Dustin is married. His wife also has an interracial background (Chinese and Mexican). They are the proud parents of four kids (3 girls, 1 boy).


  1. Brett May 31, 2011 at 1:21 pm - Reply

    This is a heartbreaking story. I began my journey out of the church when I found out that the church had systematically lied to me my entire life about every aspect of the priesthood ban. From where it came from how it left, not by revelation but by vote. And how it wasnt the Lord that left the ban in, but a church led by racist old white men that clearly were not in tune with God.  Like Dustin, I then discovered how racist Brigham Young was and most leaders up to President Kimball. I learned of Benson (I will not dignity him with a title) opposed civil rights and supported McCarthyism. He was in no way a man of God.

    Like Dustin, I recognised that these were the actions of men, not God. Unlike Dustin however,  it was clear to me that the entire church was the work of man, as the research I undertook next proved over and over.

    While I can admire Dustin sticking with the church despite all odds, what does bother me is that he tried to bring people into the church when he knew how much needless pain and anguish the church caused him.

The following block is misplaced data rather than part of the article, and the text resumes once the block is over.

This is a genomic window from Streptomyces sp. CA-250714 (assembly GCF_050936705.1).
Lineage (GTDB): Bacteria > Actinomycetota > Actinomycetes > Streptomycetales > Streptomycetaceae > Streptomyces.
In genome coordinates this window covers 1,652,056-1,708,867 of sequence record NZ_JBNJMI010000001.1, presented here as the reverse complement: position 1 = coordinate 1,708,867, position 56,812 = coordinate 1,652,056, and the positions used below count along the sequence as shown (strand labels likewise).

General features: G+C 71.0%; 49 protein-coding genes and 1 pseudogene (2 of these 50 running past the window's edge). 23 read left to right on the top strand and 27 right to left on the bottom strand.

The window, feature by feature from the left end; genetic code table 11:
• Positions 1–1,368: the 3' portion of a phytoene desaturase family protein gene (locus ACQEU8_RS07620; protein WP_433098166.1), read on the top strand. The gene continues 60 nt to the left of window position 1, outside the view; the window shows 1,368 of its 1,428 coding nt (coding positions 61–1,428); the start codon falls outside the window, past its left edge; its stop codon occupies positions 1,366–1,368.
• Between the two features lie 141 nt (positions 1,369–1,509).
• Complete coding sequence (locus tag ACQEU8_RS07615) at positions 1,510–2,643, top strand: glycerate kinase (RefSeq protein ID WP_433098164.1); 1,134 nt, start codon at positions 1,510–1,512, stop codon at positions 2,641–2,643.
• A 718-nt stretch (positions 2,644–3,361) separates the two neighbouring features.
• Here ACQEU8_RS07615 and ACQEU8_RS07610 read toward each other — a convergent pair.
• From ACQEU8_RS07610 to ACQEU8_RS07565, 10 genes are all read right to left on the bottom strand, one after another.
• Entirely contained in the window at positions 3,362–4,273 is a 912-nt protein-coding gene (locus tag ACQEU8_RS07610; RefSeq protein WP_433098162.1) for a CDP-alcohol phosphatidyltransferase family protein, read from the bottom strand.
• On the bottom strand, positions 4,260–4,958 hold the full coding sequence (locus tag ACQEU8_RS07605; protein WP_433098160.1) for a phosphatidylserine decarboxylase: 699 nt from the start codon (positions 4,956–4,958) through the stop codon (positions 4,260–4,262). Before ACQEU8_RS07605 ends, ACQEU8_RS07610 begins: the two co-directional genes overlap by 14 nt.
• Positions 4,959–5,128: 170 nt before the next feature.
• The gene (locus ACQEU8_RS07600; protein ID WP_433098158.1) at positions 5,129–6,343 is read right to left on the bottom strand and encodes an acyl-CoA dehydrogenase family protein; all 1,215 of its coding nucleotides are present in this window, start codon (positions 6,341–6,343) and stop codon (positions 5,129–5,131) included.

• Jim May 31, 2011 at 2:25 pm - Reply

      Maybe you should read how racist Christ was in Matthew 15 and how he treated the Canaanite woman (descendant of Ham), calling her and her people dogs is even harsher than anything Brigham Young ever said at the pulpit and he had quite the tirade at times. Listen to Jesus’ sermons he was telling the Jews that they were the salt, bread, water, light etc of the world and to not lose their savor and to let their light shine. He even states, that at no time will the gentiles hear my voice. He says things like my sheep will hear my voice which implies there are others not of his fold.

      • Buffalo May 31, 2011 at 9:39 pm - Reply

        Moral relativism – the first Mormon defense against charges of racism. Really though, nothing Jesus said can compare to what Young said. I’ll agree that they’re both racists. 

        • Jeff June 1, 2011 at 3:51 am - Reply